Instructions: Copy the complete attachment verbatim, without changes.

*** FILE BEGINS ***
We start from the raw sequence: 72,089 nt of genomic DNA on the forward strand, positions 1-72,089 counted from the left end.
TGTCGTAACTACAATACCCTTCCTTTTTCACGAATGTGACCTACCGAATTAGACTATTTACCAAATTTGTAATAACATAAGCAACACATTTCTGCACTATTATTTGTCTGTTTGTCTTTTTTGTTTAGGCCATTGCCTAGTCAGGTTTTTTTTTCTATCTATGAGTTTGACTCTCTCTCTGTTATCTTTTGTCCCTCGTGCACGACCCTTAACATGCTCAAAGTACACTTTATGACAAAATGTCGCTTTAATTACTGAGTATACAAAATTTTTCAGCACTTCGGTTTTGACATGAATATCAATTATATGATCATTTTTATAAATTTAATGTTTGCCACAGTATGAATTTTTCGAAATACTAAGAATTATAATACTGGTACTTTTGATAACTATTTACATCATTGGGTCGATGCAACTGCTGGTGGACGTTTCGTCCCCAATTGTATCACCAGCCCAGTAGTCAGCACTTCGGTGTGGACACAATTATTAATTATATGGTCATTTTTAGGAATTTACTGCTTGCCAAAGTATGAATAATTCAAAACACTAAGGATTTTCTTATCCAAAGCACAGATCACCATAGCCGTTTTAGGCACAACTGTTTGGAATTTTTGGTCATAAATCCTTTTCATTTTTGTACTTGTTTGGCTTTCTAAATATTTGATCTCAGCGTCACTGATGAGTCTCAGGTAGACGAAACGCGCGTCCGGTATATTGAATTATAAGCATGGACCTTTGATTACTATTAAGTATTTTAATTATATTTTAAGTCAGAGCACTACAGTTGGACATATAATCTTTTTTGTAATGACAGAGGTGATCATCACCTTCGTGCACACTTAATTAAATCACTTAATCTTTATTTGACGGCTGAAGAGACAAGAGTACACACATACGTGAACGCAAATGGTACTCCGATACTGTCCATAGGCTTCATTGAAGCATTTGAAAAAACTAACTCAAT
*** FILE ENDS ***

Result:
We start from the raw sequence: 72,089 nt of genomic DNA on the forward strand, positions 1-72,089 counted from the left end.
TGTCGTAACTACAATACCCTTCCTTTTTCACGAATGTGACCTACCGAATTAGACTATTTACCAAATTTGTAATAACATAAGCAACACATTTCTGCACTATTATTTGTCTGTTTGTCTTTTTTGTTTAGGCCATTGCCTAGTCAGGTTTTTTTTTCTATCTATGAGTTTGACTCTCTCTCTGTTATCTTTTGTCCCTCGTGCACGACCCTTAACATGCTCAAAGTACACTTTATGACAAAATGTCGCTTTAATTACTGAGTATACAAAATTTTTCAGCACTTCGGTTTTGACATGAATATCAATTATATGATCATTTTTATAAATTTAATGTTTGCCACAGTATGAATTTTTCGAAATACTAAGAATTATAATACTGGTACTTTTGATAACTATTTACATCATTGGGTCGATGCAACTGCTGGTGGACGTTTCGTCCCCAATTGTATCACCAGCCCAGTAGTCAGCACTTCGGTGTGGACACAATTATTAATTATATGGTCATTTTTAGGAATTTACTGCTTGCCAAAGTATGAATAATTCAAAACACTAAGGATTTTCTTATCCAAAGCACAGATCACCATAGCCGTTTTAGGCACAACTGTTTGGAATTTTTGGTCATAAATCCTTTTCATTTTTGTACTTGTTTGGCTTTCTAAATATTTGATCTCAGCGTCACTGATGAGTCTCAGGTAGACGAAACGCGCGTCCGGTATATTGAATTATAAGCATGGACCTTTGATTACTATTAAGTATTTTAATTATATTTTAAGTCAGAGCACTACAGTTGGACATATAATCTTTTTTGTAATGACAGAGGTGATCATCACCTTCGTGCACACTTAATTAAATCACTTAATCTTTATTTGACGGCTGAAGAGACAAGAGTACACACATACGTGAACGCAAATGGTACTCCGATACTGTCCATAGGCTTCATTGAAGCATTTGAAAAAACTAACTCAAT